FAQs about Rytary
The U.S. Food and Drug Administration approved Rytary in 2015 for the treatment of people with Parkinson’s disease, which may include patients with early, moderate, and advanced disease. The regulatory agency also approved the medication for certain kinds of parkinsonism, or conditions with Parkinson’s-like symptoms.
Based on animal studies, Rytary may cause harm to a developing fetus. However, the therapy has not been well studied in pregnant women so it should be used during pregnancy only if the potential benefits justify the potential risks to the fetus. Patients should always talk to their healthcare providers if they become or intend to become pregnant while on a medication.
Due to reports of people falling asleep during daily activities while on levodopa-based therapies, Rytary’s U.S. label recommends that people initiating therapy should not drive and should avoid other potentially dangerous activities that might result in harm if the patient becomes somnolent.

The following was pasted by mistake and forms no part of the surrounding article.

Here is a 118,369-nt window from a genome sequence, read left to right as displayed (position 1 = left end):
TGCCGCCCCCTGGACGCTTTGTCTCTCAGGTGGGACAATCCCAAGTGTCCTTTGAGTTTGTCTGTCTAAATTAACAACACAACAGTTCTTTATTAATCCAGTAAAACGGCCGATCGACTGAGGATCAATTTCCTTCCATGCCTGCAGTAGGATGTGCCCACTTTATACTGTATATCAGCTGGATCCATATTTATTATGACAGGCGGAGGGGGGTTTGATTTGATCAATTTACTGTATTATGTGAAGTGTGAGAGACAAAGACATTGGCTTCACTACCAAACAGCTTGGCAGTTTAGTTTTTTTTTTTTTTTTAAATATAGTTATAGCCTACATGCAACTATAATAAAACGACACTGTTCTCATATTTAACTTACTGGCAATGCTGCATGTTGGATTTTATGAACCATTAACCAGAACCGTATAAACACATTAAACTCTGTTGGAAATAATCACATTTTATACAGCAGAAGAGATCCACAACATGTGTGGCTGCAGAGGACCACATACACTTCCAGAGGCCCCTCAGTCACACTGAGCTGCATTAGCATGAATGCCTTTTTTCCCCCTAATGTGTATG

Based on data from clinical trials, Rytary reaches a peak concentration in the blood about one hour after administration, at which point an easing in Parkinson’s symptoms should already be evident. That effect is then maintained for about 4-5 hours before declining. However, because the initial recommended dose of Rytary may not work for everyone, some patients may require dose adjustments before experiencing the full benefits of the therapy.
Neither hair loss nor weight gain have been reported as side effects of Rytary in clinical trials, but there have been some isolated reports of hair loss in people receiving levodopa-based medications. Weight gain also can occur due to compulsive eating, a potential side effect of the medication. Patients who experience such effects after starting on the Rytary should discuss these issues with their healthcare providers.